Our bereavement policy for salaried employees is 3 days paid after 6 months with the company. If an exempt employee was paid, and then quits before the 6 months can it be clawed back?

It sounds like the employee was given permission to take bereavement time even though he wasn’t yet eligible for it. It was generous of you to provide the benefit to the employee but you can’t cry foul because he ended up not working out. It’s best to take it as a loss and move on.

Now, if the employee was told he wasn’t eligible for bereavement time and paying him for the time was a clerical error, then you may be entitled to recoup the overpayment. But, be very careful in doing so.

The federal Fair Labor Standards Act (FLSA) sets clear guidelines on permissible deductions from exempt employees’ salaries. Recouping an overpayment is not listed as a permissible deduction. So, you would have to request the employee to payback the overpayment directly, which may be difficult since he resigned. Also, be mindful that many states have adopted legislation limiting the recoupment of overpayments to within a specified time frame. It’s important to know of any applicable laws in your state.

February 15th, 2018, 3:34 PM |  Posted in: Compensation |
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Vacation Carry Over

We use a 1.5 cap and pay 10 days vacation each year. So, on Jan 1 for an employee who took no vacation the prior year, is the allotment in the new year 15 days or 20 days? That is, on Jan 1 the employee would carry forward 10 days unused vacation but that 10 plus the new 10 would equal 20, but that exceeds the 1.5X10=15 day maximum accrual.

With a 1.5 cap in place, the employee in question would only receive 15 vacation days on January 1st. Because, as you state, the employee will receive 10 days on January 1st but considering the cap of 1.5, he’s only entitled to carry over a maximum of 5 days.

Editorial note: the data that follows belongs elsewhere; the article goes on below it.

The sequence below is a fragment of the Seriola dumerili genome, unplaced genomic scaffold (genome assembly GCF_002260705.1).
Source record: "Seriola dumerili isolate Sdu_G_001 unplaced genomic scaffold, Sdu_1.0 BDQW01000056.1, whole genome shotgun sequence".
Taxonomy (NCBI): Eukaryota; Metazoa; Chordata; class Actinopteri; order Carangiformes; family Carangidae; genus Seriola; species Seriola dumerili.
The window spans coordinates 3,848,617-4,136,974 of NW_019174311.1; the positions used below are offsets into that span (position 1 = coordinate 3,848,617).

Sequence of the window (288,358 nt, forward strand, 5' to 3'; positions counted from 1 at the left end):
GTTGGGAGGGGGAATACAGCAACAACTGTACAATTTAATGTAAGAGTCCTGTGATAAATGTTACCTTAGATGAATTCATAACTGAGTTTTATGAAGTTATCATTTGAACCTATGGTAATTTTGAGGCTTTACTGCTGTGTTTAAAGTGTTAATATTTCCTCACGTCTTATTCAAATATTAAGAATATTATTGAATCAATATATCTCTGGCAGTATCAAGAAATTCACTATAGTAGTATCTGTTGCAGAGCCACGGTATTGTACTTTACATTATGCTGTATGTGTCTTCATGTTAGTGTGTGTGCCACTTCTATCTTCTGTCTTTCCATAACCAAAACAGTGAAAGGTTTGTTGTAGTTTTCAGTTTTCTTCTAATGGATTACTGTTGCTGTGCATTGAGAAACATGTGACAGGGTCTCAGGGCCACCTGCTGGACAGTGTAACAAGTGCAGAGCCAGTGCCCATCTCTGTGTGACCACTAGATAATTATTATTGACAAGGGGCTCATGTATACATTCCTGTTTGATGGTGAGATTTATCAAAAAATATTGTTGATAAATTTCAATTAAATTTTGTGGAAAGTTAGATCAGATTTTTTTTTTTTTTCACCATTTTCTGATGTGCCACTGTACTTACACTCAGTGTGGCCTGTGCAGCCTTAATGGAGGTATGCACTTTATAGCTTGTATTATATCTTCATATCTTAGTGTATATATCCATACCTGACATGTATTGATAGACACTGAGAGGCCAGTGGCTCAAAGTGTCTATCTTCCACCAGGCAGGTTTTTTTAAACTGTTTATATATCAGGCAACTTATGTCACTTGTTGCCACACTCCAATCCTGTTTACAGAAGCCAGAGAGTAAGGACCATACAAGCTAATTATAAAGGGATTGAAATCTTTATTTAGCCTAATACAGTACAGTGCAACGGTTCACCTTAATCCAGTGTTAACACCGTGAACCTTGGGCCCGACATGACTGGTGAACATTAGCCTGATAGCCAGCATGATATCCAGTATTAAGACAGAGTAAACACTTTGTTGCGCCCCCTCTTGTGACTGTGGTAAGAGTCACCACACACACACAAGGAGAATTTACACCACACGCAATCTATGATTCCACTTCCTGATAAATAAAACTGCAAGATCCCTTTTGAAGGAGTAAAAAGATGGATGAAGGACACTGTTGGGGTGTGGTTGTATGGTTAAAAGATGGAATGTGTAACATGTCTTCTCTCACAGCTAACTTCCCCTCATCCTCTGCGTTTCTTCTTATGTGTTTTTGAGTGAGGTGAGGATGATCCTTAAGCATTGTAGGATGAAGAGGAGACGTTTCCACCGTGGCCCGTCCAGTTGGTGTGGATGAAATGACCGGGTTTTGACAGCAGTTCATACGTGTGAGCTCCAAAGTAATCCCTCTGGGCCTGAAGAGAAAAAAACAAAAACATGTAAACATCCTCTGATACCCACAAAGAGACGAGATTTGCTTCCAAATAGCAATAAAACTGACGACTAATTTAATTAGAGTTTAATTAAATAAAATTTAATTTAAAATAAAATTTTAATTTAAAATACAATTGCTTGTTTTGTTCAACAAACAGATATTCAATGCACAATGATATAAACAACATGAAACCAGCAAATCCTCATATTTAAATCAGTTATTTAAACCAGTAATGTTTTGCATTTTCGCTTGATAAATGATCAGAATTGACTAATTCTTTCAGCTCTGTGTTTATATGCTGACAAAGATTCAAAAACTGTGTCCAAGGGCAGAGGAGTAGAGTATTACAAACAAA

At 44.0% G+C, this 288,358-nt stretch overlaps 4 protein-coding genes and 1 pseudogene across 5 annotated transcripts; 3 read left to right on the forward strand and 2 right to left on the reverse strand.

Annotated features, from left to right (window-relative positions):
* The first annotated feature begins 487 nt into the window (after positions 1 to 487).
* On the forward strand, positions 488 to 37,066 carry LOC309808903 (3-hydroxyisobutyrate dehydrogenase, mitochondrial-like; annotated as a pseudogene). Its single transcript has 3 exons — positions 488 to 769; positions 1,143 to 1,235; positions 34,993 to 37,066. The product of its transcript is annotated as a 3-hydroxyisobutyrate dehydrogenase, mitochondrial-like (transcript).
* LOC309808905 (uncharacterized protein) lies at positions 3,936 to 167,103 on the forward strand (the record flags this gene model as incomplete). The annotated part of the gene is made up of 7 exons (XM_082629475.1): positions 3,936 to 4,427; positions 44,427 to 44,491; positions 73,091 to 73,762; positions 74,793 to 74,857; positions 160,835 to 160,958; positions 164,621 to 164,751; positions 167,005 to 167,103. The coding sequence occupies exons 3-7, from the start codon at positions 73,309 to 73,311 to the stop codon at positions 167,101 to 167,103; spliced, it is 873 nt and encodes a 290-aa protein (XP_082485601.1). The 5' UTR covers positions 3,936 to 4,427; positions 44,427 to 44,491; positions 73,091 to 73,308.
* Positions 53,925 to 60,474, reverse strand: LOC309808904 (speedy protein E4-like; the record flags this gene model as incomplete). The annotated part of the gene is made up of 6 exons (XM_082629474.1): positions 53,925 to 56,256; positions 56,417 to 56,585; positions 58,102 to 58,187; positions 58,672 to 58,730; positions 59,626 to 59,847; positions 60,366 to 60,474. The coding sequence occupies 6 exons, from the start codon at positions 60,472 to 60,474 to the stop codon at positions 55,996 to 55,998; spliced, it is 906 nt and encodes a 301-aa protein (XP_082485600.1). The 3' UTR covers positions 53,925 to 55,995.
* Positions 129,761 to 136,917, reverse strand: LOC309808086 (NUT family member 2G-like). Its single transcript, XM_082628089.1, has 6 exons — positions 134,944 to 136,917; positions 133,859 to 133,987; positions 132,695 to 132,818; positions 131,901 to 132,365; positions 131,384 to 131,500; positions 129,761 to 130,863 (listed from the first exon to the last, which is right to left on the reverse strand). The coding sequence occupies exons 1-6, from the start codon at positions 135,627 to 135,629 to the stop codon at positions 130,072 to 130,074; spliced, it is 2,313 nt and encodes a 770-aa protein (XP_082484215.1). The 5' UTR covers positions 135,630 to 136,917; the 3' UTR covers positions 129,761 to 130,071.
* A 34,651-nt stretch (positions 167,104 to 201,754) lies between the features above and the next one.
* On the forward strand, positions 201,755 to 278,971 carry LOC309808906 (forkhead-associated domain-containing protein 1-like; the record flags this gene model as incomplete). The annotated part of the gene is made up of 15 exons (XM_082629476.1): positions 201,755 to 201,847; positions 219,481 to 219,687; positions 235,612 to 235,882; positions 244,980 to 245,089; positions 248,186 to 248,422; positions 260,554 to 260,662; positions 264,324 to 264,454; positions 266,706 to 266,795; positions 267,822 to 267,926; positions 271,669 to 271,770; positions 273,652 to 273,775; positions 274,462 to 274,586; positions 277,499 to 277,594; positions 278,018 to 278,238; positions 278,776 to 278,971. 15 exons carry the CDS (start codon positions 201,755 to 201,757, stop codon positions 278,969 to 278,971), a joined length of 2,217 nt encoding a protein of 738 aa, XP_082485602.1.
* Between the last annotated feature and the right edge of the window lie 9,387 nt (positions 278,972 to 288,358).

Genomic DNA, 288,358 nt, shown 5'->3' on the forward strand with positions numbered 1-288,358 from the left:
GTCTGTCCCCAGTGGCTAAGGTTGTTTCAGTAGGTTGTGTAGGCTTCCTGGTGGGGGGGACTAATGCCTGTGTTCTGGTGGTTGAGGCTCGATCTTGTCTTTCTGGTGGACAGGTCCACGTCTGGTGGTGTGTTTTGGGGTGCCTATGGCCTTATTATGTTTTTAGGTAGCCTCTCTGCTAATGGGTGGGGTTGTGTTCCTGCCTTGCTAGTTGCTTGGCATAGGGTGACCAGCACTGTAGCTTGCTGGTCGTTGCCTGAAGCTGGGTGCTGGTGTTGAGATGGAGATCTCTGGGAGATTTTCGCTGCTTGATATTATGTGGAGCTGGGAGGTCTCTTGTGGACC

The policy should be clarified just so it’s easy for everyone to easily understand. Consider adding a statement like “Up to a maximum of 5 vacation days will be carried over in to the new plan year.”

It’s important to be mindful of any state law regarding vacation time. Some states have adopted legislation that mandates employers treat earned vacation time as earned wages. Meaning, earned vacation time cannot be forfeited.


February 15th, 2018, 2:36 PM |  Posted in: Benefits |
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FMLA & Overtime

Can an employee who takes FMLA leave regularly for a sickness be denied overtime and voluntary weekend overtime work?

Any employee exercising his or her rights under the federal Family & Medical Leave Act (FMLA) cannot be discriminated against for doing so. Thus, explicitly denying an employee the opportunity to volunteer for overtime work because he has used FMLA time is not permissible.

But, if an employee is on intermittent or reduced schedule leave and his physician has restricted him from working additional hours or overtime, then denying the employee overtime is not interference or discrimination, rather it’s following physician’s orders.

Basically, it’s best practice to treat employees on FMLA leave in the same manner they would be treated if they weren’t taking leave.

February 15th, 2018, 2:22 PM |  Posted in: Labor Laws |